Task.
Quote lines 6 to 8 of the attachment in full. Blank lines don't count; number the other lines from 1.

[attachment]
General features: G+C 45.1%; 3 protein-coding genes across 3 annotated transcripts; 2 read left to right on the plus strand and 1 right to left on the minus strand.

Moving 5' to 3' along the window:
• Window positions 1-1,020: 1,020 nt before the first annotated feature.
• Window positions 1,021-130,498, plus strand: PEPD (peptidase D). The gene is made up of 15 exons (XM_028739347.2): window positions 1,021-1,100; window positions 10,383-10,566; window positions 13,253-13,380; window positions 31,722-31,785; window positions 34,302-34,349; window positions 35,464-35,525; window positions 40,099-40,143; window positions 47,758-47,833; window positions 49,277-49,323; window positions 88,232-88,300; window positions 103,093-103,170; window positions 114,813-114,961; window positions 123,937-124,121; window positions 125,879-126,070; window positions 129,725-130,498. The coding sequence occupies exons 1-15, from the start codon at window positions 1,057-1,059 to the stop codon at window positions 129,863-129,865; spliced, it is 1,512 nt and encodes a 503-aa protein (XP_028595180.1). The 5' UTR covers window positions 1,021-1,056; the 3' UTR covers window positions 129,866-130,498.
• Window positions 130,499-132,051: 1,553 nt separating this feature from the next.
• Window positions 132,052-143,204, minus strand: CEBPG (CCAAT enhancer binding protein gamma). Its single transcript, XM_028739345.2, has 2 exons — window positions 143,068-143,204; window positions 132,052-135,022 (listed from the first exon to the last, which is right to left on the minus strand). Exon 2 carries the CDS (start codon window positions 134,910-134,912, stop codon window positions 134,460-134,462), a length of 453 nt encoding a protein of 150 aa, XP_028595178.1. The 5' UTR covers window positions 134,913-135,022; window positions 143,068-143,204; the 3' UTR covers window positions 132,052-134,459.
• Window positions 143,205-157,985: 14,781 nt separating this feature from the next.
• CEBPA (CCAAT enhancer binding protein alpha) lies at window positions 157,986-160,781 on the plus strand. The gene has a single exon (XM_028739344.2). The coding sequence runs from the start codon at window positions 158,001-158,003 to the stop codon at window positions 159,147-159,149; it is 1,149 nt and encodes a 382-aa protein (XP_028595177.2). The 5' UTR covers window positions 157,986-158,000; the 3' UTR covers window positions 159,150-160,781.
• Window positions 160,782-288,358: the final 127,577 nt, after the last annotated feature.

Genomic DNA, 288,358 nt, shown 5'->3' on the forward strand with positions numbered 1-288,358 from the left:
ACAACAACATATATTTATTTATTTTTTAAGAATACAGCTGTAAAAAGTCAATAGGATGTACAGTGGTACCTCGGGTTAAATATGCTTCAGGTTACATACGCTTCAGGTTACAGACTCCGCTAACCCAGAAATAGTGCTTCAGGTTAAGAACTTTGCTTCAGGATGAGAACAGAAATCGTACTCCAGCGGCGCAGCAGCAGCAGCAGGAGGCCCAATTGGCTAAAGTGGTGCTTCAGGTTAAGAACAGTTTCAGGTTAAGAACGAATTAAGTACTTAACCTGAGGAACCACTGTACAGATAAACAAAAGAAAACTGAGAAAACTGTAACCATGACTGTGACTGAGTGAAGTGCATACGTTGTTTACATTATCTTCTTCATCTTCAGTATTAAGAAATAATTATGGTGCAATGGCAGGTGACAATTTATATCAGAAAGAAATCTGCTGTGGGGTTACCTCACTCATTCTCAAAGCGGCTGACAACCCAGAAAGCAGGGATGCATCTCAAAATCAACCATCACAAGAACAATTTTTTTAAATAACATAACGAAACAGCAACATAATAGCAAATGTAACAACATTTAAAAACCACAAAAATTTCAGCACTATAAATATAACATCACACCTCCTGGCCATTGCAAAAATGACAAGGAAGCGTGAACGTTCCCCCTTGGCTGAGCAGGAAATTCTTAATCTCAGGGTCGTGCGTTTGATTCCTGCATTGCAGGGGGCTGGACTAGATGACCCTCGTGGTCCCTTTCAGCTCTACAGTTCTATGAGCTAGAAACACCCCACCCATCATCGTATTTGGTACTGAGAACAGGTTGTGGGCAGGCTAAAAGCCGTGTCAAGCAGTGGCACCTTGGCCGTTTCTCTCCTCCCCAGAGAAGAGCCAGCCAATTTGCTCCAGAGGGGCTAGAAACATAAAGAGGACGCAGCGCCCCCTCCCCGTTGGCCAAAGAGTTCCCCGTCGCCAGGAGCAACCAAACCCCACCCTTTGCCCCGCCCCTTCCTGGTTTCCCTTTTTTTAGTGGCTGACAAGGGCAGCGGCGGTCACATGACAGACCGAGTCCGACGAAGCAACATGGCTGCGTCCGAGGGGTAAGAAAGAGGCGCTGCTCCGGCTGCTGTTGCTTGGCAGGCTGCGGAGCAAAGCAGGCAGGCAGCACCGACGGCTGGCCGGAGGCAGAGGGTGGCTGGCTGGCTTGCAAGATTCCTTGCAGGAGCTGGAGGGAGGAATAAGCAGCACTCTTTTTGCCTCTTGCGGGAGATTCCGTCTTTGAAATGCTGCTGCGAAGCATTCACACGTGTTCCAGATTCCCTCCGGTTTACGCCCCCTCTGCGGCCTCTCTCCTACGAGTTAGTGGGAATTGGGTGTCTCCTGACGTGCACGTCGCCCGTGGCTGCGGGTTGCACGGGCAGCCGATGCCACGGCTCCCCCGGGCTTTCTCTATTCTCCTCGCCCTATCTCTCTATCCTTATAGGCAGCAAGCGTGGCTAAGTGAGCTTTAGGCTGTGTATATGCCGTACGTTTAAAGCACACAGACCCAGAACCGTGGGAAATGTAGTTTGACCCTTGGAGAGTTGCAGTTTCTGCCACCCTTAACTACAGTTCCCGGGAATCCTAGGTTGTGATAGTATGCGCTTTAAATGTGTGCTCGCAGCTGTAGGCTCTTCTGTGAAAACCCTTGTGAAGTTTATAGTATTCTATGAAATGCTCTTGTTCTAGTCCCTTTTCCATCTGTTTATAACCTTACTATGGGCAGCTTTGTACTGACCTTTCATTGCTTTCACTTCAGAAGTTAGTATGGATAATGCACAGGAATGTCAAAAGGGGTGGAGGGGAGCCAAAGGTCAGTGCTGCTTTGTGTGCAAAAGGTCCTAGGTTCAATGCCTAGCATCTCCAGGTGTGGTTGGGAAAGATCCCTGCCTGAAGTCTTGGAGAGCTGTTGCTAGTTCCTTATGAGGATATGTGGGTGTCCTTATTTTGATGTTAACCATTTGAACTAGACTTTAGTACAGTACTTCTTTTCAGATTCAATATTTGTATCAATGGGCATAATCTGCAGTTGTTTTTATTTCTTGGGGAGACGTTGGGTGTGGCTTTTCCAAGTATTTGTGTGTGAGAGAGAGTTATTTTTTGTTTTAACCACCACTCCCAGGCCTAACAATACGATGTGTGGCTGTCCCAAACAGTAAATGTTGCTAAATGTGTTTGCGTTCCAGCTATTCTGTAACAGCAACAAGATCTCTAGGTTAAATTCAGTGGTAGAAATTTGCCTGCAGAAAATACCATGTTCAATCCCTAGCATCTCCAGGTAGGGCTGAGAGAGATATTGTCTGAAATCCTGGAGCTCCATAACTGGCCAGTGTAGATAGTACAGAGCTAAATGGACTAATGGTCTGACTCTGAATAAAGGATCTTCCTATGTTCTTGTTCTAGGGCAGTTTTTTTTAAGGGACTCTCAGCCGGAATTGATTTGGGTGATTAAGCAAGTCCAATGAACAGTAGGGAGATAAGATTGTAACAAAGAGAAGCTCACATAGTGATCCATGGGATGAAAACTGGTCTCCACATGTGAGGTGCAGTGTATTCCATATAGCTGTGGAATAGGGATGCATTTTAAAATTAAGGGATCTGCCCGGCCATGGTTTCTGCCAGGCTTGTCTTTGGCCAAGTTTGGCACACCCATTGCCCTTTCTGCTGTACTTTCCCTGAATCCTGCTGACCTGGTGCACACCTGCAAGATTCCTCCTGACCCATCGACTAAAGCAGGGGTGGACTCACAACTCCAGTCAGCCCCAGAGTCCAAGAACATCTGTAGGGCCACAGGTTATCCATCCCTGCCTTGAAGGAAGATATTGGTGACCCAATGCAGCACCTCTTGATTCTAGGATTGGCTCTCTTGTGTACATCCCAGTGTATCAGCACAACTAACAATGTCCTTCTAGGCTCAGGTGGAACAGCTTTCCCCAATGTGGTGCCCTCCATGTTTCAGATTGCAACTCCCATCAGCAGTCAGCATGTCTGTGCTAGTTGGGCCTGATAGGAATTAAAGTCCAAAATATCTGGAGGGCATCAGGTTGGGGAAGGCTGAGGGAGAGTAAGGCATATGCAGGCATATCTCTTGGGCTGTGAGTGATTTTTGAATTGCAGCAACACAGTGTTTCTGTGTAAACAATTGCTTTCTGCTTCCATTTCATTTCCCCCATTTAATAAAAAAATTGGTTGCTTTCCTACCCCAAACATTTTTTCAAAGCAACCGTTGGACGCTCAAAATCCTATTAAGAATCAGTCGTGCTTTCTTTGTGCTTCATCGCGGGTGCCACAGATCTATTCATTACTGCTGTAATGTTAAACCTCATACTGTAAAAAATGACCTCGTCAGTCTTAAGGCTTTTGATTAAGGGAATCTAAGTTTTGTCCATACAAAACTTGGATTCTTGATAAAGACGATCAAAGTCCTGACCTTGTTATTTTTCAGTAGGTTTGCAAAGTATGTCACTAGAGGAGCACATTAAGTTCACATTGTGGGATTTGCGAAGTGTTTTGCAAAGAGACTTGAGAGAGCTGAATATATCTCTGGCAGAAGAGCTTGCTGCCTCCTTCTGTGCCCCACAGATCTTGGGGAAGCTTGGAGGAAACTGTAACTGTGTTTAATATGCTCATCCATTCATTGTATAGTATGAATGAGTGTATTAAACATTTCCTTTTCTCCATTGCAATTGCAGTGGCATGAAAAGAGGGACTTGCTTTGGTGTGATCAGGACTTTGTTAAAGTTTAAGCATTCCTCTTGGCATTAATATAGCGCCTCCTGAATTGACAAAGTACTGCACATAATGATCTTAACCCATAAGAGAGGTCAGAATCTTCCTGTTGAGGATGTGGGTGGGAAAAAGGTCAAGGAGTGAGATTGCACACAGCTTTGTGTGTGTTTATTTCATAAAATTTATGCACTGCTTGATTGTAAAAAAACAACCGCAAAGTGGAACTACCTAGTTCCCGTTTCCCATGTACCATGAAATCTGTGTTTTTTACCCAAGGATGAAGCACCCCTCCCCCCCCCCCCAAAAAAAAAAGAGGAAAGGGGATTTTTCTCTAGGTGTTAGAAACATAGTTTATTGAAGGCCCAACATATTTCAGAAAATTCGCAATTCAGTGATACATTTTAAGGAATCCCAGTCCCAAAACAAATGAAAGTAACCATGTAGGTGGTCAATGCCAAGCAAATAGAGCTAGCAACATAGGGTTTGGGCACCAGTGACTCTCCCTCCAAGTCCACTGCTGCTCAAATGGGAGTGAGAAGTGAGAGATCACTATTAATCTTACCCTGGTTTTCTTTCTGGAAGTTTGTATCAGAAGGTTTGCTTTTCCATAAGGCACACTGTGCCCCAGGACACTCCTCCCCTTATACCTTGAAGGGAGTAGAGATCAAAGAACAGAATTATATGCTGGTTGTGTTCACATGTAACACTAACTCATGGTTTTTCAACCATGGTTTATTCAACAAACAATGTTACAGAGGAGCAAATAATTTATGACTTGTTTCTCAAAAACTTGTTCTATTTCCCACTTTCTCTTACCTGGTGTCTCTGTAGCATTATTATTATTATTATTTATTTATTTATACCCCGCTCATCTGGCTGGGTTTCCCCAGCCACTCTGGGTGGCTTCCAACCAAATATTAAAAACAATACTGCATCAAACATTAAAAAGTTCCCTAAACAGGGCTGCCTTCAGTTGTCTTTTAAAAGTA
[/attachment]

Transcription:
• Window positions 132,052-143,204, minus strand: CEBPG (CCAAT enhancer binding protein gamma). Its single transcript, XM_028739345.2, has 2 exons — window positions 143,068-143,204; window positions 132,052-135,022 (listed from the first exon to the last, which is right to left on the minus strand). Exon 2 carries the CDS (start codon window positions 134,910-134,912, stop codon window positions 134,460-134,462), a length of 453 nt encoding a protein of 150 aa, XP_028595178.1. The 5' UTR covers window positions 134,913-135,022; window positions 143,068-143,204; the 3' UTR covers window positions 132,052-134,459.
• Window positions 143,205-157,985: 14,781 nt separating this feature from the next.
• CEBPA (CCAAT enhancer binding protein alpha) lies at window positions 157,986-160,781 on the plus strand. The gene has a single exon (XM_028739344.2). The coding sequence runs from the start codon at window positions 158,001-158,003 to the stop codon at window positions 159,147-159,149; it is 1,149 nt and encodes a 382-aa protein (XP_028595177.2). The 5' UTR covers window positions 157,986-158,000; the 3' UTR covers window positions 159,150-160,781.